He explained that his love of Mexican culture comes from growing up in Southern California, which is geographically close to the Mexican border. Growing up near Mexico made him “fall in love” with the culture. He also posted a picture to Instagram of his own Mexican ID with a Mexican address, suggesting that he’s made the country his new home.

Photo: drakebell/Instagram

Some fans are skeptical of the timing of Bell’s image re-brand.

Earlier this year, Bell’s ex-girlfriend, Jimi Ono, took to TikTok to accuse the singer of abusing her while they were together from 2006 to 2009. Ono outlined the accusations in a disturbing TikTok video.

@jimiono

This is my truth. I hope this message reaches young girls, and that no one has to go through what I did. #2020survivor

♬ original sound – Jimi Ono

“When I started dating Drake, I was 16. I was homeschooled. I moved in with him,” Ono said. “It wasn’t until about a year when the verbal abuse started, and when I say ‘verbal abuse,’ imagine the worst type of verbal abuse you could ever imagine, and that was what I got. It then turned to physical–hitting, throwing, everything.”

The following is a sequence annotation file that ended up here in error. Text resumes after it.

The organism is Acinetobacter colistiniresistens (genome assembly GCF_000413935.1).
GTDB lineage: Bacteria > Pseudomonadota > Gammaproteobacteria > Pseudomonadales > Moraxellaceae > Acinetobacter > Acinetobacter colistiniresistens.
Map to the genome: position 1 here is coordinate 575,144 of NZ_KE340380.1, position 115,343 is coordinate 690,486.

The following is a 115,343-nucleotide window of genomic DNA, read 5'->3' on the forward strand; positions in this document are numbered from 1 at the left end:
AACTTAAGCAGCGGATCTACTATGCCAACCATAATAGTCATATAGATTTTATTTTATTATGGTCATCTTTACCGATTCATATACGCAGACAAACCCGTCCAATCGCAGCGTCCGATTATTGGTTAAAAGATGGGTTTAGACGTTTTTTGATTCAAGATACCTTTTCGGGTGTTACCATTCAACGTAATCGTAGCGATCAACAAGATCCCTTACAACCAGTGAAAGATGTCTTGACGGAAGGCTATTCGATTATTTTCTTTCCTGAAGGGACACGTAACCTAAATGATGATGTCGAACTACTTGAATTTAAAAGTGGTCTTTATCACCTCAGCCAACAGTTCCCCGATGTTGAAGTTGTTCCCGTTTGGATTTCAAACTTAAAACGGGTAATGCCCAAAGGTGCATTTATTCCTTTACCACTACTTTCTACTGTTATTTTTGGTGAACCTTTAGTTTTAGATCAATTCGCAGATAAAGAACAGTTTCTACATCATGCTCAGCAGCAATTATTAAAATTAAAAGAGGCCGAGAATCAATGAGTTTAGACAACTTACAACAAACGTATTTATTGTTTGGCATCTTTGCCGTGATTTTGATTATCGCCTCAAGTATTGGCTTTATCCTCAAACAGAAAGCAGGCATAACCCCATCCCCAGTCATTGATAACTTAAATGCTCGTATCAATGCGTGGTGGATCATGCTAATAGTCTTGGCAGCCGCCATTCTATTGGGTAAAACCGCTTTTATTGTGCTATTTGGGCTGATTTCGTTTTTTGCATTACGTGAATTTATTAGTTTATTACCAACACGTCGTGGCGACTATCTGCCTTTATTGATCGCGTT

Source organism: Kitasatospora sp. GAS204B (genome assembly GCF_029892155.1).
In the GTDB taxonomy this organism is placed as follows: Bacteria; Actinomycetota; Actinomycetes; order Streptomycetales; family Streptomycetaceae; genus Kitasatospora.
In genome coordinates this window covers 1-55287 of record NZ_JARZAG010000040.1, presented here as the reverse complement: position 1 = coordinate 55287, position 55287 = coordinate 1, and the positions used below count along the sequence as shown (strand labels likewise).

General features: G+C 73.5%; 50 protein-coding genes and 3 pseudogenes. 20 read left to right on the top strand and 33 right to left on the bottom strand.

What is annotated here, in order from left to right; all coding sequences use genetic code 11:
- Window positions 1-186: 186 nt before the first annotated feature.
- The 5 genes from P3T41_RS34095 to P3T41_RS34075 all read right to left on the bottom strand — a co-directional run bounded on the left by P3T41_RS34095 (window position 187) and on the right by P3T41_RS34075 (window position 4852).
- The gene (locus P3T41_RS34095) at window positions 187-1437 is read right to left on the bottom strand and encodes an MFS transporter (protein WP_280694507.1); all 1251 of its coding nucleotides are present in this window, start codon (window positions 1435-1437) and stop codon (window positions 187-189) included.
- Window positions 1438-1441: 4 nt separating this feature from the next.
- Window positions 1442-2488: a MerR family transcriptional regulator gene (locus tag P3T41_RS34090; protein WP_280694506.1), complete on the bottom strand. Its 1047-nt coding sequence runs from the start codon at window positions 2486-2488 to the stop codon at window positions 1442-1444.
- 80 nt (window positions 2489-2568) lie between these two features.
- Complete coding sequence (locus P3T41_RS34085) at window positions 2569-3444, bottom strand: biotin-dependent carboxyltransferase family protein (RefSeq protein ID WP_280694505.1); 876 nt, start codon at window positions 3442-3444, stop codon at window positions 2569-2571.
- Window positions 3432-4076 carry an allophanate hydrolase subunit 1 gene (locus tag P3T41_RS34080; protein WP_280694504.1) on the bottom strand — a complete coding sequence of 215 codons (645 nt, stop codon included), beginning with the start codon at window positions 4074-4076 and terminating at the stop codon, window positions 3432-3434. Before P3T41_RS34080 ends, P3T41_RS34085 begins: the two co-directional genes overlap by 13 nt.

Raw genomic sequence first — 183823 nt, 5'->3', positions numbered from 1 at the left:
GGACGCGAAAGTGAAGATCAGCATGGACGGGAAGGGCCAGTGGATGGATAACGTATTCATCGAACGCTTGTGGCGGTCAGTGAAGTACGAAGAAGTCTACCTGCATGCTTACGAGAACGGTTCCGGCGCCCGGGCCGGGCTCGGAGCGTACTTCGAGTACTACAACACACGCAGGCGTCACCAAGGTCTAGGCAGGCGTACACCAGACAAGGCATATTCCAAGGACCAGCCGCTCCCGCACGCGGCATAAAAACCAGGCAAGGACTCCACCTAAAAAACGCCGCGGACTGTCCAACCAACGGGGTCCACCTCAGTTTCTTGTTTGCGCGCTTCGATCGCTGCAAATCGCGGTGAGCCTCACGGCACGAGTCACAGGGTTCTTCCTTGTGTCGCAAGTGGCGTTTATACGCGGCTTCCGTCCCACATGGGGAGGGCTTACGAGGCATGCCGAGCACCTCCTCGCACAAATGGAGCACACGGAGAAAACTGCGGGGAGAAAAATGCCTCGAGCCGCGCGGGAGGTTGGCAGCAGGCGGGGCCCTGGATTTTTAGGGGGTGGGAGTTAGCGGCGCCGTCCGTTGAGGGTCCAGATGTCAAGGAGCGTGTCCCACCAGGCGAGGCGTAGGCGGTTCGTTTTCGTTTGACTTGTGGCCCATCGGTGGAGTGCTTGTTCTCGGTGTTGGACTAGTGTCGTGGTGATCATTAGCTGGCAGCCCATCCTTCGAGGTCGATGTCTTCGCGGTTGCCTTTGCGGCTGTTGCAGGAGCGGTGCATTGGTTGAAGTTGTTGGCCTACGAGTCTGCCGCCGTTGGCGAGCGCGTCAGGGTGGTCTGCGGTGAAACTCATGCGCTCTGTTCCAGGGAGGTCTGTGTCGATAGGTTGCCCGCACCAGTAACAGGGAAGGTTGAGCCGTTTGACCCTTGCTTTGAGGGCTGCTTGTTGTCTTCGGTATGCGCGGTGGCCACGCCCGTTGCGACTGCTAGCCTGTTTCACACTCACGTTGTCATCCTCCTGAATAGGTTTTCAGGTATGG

Bell publicly denied the accusations, calling them a “misguided quest for more money or attention”. Other observers have noted that Bell began his re-brand about a year ago while Ono’s accusations become public just a few months ago. So, it seems like Bell’s decision to focus on his Mexican fans had been in the works for a while.

It’s likely we’ll never know the true reasons behind Bell’s decision to become a Latin artist, but it’s most plausible that his sales were simply doing better in Mexico. And if his re-brand was simply a stunt for more attention, well…it’s working.